Budgeting – many people hate the word and dread the thought. Here is a more friendly sounding term – Spending Plan. Budgeting is simply making a plan for how you spend your money.
The idea of a budget can be intimidating, but the truth is anyone can do it and you don’t need to be a math wiz. All you need is a simple calculator, a little organization, and some commitment.
Before you create a plan for your money, you want to understand different types of expenses.
Fixed expenses are things that cost the same amount each month such as rent, mortgage payments, loan payments, insurance payments, cable bill, phone bill, child care, utilities (if you have average billing set up), etc.
Flexible expenses are items that change in amount each month such as groceries, eating out, clothing and personal care, transportation, medical care, gifts and donations, and recreation.
Occasional expenses, or periodic expenses, are expenses that don’t necessarily happen each month or they happen only every once in a while. Some examples would be oil changes, birthday gifts, Christmas gifts, purchasing shoes, sports enrollment fees, school expenses, car license plates, pet expenses, car insurance, etc.
Make sure you plan for these expenses and know what months they occur. If you add up all these expenses and divide by 12, that will give you a monthly amount to save to cover those expenses. Use a worksheet to list everything out for each month.
Creating a spending plan can be broken down into some simple steps.
Step 1: Set Financial Goals
Think about what you need to save for this month, this year, in 3 – 5 years, in 10 years. Do you plan to take a vacation, plan a wedding, save for retirement? Goals will help you decide how much of your income you need to save each month. Make goals SMART – specific, measurable, agreed-upon, realistic, and timed.
Step 2: Total Monthly Income
Include all sources of income from jobs, bonuses, commission, retirement, food stamps, unemployment, etc.
Step 3: Track Your Spending and Total Expenses
Record your monthly expenses and categorize each expense. You can use a budget form, money management calendar, phone application, excel spreadsheet, or simply a notebook. Add up your category totals and add up the grand total of your expenses.
Step 4: Compare Total Expenses to Total Income
Ask yourself these questions:
- Are your expenses less than your income? Do you have money left over? (If not, maybe you missed some expenses or you may be using credit to spend more than you have coming in.)
- Are your expenses more than your income? Look for expenses you can cut.
- Does your spending match your goals?
Step 5: Create the Spending Plan
Set a planned amount for each category to create your spending plan. Evaluate your tracked expenses and adjust to create your plan for the next month. Write your plan down. Ask yourself some questions as you look at your tracked expenses:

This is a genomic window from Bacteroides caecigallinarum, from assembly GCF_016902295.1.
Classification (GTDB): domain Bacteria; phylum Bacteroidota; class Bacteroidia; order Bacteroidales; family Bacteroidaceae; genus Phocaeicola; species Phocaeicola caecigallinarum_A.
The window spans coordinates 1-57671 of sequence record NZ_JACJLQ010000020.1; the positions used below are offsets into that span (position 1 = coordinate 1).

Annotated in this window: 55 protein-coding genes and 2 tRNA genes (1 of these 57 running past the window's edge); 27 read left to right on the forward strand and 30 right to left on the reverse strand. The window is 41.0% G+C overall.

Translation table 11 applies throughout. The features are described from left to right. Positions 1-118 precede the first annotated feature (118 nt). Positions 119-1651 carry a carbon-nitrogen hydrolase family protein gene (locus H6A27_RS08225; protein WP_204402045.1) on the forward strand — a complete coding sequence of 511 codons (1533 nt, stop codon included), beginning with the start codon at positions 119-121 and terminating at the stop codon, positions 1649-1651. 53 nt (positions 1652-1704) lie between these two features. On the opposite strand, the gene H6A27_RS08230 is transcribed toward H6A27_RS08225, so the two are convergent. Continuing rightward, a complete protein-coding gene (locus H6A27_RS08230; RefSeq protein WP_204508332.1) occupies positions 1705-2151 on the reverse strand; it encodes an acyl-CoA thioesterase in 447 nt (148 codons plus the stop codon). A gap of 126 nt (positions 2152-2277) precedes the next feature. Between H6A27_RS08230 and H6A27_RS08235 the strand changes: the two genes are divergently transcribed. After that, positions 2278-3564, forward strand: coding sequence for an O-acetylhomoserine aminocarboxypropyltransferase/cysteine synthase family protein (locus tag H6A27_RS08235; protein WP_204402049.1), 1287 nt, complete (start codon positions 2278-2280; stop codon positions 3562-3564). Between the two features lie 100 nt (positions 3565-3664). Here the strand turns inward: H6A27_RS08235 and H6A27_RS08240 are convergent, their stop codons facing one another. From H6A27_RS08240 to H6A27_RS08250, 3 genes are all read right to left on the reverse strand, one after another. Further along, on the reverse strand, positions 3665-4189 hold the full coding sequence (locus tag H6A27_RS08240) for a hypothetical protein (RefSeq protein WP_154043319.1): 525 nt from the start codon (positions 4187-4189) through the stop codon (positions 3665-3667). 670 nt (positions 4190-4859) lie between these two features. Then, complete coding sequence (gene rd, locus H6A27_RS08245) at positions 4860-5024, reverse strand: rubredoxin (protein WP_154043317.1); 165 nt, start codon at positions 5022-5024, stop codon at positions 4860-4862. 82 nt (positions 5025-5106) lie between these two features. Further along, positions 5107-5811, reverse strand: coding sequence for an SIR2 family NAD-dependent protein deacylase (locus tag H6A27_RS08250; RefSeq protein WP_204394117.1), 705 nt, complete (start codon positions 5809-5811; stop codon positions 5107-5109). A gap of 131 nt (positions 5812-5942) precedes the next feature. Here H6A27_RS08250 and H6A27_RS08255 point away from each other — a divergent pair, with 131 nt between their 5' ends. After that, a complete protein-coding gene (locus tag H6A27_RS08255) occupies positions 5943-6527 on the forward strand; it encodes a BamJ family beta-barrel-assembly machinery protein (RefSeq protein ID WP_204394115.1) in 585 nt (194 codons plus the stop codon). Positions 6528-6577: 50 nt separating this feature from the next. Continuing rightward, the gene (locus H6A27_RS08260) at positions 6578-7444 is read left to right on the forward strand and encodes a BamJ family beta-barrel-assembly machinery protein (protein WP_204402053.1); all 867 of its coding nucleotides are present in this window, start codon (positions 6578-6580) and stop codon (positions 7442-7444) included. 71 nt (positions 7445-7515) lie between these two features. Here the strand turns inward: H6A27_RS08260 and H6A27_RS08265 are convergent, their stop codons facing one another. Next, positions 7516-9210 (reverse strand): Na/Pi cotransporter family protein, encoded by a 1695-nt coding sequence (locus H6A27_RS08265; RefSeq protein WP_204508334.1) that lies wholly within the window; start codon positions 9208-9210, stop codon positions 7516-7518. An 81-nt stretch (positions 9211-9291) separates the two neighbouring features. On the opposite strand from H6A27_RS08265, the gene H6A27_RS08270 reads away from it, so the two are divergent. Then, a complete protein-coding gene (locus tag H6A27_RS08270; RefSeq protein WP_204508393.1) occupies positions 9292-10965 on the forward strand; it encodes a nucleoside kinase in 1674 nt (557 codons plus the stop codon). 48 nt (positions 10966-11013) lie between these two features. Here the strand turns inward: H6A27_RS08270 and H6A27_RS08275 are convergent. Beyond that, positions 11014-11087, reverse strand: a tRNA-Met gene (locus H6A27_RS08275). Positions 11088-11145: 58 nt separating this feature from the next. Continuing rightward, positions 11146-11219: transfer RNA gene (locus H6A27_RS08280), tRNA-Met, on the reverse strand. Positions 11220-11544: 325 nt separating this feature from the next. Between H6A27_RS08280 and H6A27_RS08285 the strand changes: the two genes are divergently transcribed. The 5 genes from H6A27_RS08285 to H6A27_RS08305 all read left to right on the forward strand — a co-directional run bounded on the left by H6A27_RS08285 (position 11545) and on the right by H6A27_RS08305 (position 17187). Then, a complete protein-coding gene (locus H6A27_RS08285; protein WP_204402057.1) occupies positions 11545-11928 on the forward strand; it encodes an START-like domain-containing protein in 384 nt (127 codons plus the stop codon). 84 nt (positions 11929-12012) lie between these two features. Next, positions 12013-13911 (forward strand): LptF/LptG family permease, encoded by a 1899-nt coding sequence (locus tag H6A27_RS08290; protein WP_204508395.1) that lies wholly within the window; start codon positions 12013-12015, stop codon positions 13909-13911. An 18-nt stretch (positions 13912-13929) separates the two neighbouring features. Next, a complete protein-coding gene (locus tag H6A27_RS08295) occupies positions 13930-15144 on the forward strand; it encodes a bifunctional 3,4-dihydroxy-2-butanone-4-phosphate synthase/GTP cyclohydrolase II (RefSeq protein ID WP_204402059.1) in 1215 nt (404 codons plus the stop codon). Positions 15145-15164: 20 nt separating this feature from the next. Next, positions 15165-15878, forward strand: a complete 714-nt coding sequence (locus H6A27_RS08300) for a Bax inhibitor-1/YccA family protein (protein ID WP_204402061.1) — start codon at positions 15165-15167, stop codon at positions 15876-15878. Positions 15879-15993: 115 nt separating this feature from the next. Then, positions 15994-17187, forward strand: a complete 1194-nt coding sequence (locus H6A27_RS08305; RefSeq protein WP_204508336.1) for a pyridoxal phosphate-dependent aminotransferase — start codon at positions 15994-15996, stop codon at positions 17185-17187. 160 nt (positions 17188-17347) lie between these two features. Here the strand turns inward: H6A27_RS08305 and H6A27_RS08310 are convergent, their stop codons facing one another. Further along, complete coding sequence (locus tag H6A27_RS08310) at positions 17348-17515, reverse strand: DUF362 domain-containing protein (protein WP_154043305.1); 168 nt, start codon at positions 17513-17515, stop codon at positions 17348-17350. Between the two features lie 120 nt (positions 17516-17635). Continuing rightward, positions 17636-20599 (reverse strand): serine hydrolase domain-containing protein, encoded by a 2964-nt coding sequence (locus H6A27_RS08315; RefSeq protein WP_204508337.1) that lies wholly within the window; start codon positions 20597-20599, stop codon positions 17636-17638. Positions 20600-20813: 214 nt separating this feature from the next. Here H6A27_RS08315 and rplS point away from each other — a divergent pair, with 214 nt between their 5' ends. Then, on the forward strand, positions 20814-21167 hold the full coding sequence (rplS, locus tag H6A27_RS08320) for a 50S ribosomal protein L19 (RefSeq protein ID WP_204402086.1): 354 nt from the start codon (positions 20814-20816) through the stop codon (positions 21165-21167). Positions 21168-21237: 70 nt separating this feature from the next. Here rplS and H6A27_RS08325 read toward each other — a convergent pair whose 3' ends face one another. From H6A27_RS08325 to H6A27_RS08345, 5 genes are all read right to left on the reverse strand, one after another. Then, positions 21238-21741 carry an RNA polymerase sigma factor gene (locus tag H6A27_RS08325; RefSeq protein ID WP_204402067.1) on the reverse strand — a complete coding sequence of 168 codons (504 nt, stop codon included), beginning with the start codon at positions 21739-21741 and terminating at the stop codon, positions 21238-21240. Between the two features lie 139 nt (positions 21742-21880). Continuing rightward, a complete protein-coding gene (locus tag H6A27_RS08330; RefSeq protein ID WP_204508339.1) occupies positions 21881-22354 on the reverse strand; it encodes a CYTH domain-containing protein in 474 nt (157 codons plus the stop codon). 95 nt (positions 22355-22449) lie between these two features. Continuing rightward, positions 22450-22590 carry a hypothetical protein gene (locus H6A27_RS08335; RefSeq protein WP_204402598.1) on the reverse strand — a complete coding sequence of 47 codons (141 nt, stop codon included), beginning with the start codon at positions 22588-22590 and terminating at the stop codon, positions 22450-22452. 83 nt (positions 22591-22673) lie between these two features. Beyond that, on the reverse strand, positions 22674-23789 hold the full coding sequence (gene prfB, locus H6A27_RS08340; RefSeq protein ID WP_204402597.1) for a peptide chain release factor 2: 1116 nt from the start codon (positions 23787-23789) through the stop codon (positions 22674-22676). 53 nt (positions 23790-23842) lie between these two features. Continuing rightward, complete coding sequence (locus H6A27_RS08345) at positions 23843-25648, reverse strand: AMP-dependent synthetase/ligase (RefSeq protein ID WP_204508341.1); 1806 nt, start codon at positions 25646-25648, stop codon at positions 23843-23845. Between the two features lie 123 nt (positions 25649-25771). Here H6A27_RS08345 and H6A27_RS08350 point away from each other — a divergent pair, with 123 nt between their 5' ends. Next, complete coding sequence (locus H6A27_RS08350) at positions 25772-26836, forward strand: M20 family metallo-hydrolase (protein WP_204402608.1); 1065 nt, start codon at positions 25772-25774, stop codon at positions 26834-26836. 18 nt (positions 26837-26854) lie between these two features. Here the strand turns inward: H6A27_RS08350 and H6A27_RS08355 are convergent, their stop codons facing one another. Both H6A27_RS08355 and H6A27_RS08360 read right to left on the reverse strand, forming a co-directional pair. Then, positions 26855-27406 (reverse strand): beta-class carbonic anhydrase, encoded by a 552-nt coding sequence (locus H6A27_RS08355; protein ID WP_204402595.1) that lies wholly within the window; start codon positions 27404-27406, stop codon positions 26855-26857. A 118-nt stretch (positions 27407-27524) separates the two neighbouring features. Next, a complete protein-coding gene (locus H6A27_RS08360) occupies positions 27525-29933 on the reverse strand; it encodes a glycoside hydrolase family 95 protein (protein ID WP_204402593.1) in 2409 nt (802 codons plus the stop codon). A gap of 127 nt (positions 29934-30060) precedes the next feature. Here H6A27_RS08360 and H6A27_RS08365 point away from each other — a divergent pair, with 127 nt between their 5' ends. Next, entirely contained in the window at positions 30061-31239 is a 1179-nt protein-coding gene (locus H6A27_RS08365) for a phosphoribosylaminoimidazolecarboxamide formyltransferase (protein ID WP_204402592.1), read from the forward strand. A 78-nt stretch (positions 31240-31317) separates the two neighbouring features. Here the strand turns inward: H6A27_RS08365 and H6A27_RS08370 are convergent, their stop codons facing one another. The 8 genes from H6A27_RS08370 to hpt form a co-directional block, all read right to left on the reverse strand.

- Were you spending more on certain expenses than you realized?
- Are there any areas where you can reduce expenses?
- How much do you think you can cut realistically?
Make sure to leave some wiggle room to handle surprises. Review your goals and build savings into your fixed expenses. Pay yourself first so you won’t be tempted to spend that money elsewhere. A good way to do this is to automate your savings. If your employer offers direct deposit, they may be able to split your check into savings and checking accounts for each paycheck.
Step 6: Continue Tracking and Repeat
Building a spending plan isn’t something you create once and never look at again. You will want to find an easy way for you to track your spending so you can make it a habit to compare your actual expenses to your plan each month. That may mean using a spreadsheet, keeping receipts, using a phone app, or using a money management calendar.
If you like filling out worksheets online, try Purdue’s Where Does Your Money Go, Purdue Extension system.
Not everyone uses the same methods. Set aside time for totaling your expenses and looking at your spending plan each month. For some, they may enter expenses daily. Others might set time aside once a week. Try to find something that will work for your schedule. You will probably find you need to make adjustments along the way and that’s perfectly fine.
Check out https://www.facebook.com/moneysmartcolorado for Colorado State University Extension Agents bringing financial education, programs and discussions to Coloradoans everywhere. For more information on personal finances check out Colorado State University Extension’s publications at https://extension.colostate.edu/topic-areas/family-home-consumer/.